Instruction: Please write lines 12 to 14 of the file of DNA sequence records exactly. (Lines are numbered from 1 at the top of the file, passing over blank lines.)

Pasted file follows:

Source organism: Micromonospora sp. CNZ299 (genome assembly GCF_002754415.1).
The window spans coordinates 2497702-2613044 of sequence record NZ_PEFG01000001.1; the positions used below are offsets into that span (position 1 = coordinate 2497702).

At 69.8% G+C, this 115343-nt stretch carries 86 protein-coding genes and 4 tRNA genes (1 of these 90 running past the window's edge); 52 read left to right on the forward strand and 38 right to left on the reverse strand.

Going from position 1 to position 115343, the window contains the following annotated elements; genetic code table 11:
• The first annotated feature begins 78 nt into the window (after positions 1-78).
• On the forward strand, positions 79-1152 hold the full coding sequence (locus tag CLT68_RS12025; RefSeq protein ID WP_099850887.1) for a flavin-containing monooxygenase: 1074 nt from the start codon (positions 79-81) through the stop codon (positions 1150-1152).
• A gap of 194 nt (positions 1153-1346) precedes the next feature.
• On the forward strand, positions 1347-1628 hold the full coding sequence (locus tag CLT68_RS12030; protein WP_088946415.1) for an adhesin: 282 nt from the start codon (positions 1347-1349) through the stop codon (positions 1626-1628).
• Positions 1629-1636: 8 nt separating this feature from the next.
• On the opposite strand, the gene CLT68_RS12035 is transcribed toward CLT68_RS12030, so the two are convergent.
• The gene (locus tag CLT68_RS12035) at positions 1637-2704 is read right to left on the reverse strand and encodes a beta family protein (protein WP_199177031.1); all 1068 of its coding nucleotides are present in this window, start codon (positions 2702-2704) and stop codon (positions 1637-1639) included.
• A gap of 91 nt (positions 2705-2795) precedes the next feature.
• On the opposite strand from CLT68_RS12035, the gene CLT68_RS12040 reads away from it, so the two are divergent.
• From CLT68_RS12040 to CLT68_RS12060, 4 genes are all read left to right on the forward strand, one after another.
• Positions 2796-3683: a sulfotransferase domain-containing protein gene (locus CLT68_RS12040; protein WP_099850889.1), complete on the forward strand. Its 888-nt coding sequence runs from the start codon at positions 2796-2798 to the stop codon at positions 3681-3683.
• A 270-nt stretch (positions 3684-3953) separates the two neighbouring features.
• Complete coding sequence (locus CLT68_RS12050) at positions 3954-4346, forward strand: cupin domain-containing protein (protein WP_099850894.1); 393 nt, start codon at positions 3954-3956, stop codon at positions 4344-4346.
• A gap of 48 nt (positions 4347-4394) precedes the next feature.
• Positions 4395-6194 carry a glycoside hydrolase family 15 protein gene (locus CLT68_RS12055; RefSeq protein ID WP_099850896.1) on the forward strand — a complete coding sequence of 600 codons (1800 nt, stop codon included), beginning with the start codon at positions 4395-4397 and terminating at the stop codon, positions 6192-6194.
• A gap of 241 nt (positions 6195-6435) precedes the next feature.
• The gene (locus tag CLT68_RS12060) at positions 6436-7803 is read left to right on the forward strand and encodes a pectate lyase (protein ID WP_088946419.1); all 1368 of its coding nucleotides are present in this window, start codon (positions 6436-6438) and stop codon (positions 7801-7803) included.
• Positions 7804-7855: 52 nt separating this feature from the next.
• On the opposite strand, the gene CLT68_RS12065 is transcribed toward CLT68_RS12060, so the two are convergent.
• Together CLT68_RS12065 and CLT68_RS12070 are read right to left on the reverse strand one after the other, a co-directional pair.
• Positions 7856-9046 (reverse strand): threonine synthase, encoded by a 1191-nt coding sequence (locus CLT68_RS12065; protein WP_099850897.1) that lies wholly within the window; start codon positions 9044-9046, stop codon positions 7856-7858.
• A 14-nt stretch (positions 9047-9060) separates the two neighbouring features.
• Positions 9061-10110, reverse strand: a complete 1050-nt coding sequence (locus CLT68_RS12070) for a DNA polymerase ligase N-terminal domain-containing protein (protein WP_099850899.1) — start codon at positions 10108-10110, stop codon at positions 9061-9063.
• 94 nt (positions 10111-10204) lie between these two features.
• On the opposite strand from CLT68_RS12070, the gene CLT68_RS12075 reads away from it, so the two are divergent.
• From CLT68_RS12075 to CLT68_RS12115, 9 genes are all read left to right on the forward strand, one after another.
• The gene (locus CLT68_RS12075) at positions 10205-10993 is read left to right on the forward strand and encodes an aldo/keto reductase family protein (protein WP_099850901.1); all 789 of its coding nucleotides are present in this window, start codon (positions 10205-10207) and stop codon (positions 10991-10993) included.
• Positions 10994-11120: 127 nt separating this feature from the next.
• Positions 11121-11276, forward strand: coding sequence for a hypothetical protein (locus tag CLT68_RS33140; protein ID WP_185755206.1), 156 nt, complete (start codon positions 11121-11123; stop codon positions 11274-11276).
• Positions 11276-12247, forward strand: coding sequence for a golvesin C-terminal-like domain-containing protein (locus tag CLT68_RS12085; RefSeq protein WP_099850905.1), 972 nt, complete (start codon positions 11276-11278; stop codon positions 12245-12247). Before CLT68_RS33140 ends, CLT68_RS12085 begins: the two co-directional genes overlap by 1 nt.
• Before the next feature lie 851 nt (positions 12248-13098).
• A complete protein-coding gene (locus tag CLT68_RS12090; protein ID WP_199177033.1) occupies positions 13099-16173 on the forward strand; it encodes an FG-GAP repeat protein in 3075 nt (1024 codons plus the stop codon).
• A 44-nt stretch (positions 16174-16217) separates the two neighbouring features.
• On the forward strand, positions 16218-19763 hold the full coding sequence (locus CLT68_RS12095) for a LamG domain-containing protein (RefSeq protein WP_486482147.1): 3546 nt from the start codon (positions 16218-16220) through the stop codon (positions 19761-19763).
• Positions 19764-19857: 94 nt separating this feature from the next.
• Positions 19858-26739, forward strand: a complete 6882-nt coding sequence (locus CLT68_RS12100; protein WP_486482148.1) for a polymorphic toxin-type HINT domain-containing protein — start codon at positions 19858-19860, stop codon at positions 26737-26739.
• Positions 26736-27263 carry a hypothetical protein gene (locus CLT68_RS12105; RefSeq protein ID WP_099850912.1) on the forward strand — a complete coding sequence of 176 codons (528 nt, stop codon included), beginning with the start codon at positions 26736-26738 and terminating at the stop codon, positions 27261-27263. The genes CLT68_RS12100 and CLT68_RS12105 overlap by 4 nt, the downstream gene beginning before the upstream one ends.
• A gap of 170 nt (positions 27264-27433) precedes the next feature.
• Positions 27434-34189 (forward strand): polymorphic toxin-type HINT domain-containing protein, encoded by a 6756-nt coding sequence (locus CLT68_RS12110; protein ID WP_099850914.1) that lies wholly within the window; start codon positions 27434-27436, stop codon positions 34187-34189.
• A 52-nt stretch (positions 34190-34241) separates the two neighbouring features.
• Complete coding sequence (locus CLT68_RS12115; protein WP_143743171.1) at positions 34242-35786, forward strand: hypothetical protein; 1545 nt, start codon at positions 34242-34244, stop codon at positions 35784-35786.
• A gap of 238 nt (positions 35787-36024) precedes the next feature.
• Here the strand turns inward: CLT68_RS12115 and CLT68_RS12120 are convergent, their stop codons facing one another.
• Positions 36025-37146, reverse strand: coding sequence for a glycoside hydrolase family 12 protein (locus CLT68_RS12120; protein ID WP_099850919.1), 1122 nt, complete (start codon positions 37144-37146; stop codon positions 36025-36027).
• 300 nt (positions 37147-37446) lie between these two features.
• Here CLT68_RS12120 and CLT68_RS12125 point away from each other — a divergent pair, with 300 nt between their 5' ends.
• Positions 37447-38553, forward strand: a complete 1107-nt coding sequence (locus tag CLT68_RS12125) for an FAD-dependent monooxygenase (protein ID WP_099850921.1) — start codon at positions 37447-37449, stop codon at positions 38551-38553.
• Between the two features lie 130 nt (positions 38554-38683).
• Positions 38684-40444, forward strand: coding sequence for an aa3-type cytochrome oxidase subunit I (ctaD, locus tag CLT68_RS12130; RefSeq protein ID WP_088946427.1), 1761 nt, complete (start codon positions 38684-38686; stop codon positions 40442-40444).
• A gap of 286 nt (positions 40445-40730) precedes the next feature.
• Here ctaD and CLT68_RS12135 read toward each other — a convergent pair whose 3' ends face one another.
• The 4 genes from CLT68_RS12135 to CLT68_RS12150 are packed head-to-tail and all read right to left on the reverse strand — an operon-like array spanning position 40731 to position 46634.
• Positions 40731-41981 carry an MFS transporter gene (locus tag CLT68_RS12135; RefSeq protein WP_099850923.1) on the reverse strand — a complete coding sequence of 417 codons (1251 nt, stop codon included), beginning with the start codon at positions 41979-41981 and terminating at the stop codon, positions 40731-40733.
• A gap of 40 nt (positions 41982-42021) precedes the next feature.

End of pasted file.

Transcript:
• A gap of 91 nt (positions 2705-2795) precedes the next feature.
• On the opposite strand from CLT68_RS12035, the gene CLT68_RS12040 reads away from it, so the two are divergent.
• From CLT68_RS12040 to CLT68_RS12060, 4 genes are all read left to right on the forward strand, one after another.